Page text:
13th Annual Network Conference in Nottingham
A two day conference was hosted by the River Restoration Centre and held at Nottingham University in April. The event presented some of the most cutting edge and innovative ways of achieving river restoration to a 200 strong audience of international environmental experts.
Several new tools to help river restoration practitioners were presented at the conference:
River Restoration WIKI tool
A new WIKI type tool designed to share information on river restoration is being developed by RESTORE. It will be possible to search for river restoration projects using parameters such as cost, substrate, riparian land use or hydropower schemes. Practitioners are being invited to contribute river restoration case studies, good practice and research to the database. The WIKI will be launched in summer 2012.
For further information please email: firstname.lastname@example.org
It ain’t all about the environment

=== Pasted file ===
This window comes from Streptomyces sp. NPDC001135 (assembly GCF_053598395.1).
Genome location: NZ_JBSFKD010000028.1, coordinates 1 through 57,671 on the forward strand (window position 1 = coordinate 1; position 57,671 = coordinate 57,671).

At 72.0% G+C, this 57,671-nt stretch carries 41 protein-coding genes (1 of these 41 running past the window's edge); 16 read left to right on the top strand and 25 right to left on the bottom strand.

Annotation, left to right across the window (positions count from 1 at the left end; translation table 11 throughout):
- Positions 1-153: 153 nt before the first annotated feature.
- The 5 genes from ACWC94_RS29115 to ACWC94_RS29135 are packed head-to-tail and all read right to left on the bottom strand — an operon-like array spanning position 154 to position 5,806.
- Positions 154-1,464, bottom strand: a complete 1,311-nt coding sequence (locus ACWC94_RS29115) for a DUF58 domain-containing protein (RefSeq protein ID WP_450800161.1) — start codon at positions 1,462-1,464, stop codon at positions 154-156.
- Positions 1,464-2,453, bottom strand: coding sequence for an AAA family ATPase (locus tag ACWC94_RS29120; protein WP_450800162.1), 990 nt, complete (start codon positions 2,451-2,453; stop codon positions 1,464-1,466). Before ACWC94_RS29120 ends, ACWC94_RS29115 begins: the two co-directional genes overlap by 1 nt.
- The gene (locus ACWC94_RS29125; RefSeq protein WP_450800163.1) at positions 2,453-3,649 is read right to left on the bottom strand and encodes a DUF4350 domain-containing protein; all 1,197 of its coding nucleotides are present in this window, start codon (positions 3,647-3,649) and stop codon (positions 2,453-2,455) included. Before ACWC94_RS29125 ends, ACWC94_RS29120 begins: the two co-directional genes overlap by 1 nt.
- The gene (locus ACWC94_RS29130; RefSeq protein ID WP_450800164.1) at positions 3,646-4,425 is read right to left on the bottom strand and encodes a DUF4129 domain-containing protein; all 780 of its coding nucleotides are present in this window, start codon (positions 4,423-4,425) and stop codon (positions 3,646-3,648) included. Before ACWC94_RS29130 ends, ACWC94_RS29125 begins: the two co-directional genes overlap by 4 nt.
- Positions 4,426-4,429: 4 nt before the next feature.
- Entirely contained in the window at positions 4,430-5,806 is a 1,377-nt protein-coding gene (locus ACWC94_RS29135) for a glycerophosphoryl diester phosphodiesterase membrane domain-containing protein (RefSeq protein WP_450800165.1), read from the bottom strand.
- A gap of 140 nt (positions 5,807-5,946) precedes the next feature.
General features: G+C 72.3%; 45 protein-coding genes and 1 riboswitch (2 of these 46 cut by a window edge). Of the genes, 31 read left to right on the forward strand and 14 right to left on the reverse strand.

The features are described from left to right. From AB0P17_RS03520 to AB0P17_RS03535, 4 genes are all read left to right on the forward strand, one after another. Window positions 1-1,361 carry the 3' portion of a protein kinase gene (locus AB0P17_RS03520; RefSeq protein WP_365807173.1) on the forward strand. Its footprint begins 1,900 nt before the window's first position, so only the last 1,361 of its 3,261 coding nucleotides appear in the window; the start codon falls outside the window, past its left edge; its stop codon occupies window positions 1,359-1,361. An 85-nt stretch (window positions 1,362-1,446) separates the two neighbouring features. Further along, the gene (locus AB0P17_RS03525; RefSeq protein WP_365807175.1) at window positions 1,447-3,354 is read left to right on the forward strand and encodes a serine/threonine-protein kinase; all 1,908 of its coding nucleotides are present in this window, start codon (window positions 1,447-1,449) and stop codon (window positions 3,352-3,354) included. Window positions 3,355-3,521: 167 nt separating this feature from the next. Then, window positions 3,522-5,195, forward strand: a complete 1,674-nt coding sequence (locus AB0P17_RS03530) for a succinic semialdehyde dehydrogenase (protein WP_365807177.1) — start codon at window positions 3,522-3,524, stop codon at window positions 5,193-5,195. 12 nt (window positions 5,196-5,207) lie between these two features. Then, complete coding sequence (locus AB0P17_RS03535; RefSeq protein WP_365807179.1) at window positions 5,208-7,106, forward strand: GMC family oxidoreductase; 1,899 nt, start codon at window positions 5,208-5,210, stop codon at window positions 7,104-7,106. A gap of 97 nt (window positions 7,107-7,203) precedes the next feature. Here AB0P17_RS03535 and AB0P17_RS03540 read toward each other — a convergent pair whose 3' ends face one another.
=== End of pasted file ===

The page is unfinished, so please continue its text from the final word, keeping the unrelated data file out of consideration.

The UK's groundbreaking National Ecosystem Assessment was debated by Dr Mark Everard of the Environment Agency, who argued that river restoration was no longer a ‘nice to have’ measure but can have beneficial impacts on house values, social inclusion and a host of other public benefits such as improved flood management, and was a crucial element in addressing degraded river environments that disproportionately affect the poor.
Practical information on making the most of natural resources can be found on: What nature can do for you.
Roland Moore from DEFRA discussed the recently established catchment restoration fund for England which provides finance for projects that restore rivers to a more natural state or reduce the impact of diffuse pollution. Applicants for grants must be a charitable organisation or their partners, and funding can be for multiple years. Even where bids are unsuccessful applicants can be helped to improve their proposals or find alternatives to get their projects off the ground.